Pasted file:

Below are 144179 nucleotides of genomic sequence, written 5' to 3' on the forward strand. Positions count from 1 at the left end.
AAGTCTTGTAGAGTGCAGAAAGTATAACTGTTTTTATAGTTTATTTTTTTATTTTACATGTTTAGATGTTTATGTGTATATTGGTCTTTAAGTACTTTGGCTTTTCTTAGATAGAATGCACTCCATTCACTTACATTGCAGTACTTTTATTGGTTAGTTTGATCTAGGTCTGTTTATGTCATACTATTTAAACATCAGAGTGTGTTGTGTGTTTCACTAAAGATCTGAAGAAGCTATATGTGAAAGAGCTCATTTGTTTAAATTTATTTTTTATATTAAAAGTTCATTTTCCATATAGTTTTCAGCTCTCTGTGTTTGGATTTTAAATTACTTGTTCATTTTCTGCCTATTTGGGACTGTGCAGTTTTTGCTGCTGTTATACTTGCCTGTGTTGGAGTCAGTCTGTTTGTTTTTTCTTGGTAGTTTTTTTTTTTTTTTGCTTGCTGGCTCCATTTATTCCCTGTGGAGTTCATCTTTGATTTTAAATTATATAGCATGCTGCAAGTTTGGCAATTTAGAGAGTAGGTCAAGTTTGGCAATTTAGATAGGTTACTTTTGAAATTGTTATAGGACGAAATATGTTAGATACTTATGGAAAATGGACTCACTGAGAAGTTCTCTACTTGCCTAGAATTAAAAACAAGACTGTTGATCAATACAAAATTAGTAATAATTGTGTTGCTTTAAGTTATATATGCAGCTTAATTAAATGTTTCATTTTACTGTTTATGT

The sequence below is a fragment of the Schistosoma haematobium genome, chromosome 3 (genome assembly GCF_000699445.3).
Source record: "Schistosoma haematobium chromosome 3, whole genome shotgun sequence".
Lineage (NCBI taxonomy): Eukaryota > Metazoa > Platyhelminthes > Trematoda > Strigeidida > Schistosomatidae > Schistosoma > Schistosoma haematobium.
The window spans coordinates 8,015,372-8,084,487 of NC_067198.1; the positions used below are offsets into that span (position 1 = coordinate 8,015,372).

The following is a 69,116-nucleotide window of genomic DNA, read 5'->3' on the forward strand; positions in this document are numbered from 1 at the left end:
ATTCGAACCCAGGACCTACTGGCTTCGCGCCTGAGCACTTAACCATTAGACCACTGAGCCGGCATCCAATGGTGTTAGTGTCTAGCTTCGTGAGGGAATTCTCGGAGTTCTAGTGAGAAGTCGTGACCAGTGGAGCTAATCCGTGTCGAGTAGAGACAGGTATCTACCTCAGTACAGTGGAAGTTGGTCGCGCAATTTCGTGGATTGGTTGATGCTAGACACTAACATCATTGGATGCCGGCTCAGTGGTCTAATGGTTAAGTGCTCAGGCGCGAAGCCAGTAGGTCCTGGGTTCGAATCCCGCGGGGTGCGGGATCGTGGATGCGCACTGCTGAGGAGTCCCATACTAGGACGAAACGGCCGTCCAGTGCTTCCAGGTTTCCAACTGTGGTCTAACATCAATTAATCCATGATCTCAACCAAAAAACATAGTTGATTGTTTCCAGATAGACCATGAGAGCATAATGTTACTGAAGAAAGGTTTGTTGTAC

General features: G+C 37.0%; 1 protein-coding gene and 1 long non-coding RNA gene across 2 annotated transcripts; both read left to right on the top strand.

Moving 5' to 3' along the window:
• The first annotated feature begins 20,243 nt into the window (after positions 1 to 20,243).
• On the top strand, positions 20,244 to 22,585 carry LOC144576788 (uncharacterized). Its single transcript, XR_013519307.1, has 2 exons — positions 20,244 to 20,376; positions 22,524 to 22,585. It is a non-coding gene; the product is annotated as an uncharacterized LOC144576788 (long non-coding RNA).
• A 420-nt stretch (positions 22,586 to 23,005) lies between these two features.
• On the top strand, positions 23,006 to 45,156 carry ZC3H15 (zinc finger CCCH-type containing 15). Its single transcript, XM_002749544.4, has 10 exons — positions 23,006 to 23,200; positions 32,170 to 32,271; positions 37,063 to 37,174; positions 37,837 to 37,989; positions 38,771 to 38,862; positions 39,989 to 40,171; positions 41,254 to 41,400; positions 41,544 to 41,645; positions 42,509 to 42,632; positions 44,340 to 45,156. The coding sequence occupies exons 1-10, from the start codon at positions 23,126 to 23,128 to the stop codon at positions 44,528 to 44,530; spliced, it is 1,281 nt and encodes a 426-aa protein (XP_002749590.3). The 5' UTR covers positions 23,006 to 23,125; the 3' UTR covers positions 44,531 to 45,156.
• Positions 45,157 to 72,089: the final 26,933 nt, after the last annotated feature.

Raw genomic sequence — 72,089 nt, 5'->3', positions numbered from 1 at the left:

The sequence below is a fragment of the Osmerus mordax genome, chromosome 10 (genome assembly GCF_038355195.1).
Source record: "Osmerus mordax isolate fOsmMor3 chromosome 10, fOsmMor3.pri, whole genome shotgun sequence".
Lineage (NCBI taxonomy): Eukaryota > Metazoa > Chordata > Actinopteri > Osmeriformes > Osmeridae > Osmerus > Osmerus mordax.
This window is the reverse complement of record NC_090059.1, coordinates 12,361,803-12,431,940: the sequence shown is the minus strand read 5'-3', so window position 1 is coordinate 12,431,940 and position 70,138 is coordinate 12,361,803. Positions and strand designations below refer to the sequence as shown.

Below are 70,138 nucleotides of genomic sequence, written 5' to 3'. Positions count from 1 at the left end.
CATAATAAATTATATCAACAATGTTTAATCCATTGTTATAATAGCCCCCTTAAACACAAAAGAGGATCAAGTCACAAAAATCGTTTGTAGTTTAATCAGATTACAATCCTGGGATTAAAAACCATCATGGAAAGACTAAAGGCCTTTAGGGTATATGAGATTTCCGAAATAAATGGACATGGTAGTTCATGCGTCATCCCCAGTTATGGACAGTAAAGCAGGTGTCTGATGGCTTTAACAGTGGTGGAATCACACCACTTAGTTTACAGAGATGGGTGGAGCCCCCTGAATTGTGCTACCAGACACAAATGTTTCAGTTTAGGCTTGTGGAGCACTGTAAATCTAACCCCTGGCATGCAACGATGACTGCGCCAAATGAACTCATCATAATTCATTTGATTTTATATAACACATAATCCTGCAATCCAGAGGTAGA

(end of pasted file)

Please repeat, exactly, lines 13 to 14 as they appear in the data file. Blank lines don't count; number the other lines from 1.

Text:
• A 420-nt stretch (positions 22,586 to 23,005) lies between these two features.
• On the top strand, positions 23,006 to 45,156 carry ZC3H15 (zinc finger CCCH-type containing 15). Its single transcript, XM_002749544.4, has 10 exons — positions 23,006 to 23,200; positions 32,170 to 32,271; positions 37,063 to 37,174; positions 37,837 to 37,989; positions 38,771 to 38,862; positions 39,989 to 40,171; positions 41,254 to 41,400; positions 41,544 to 41,645; positions 42,509 to 42,632; positions 44,340 to 45,156. The coding sequence occupies exons 1-10, from the start codon at positions 23,126 to 23,128 to the stop codon at positions 44,528 to 44,530; spliced, it is 1,281 nt and encodes a 426-aa protein (XP_002749590.3). The 5' UTR covers positions 23,006 to 23,125; the 3' UTR covers positions 44,531 to 45,156.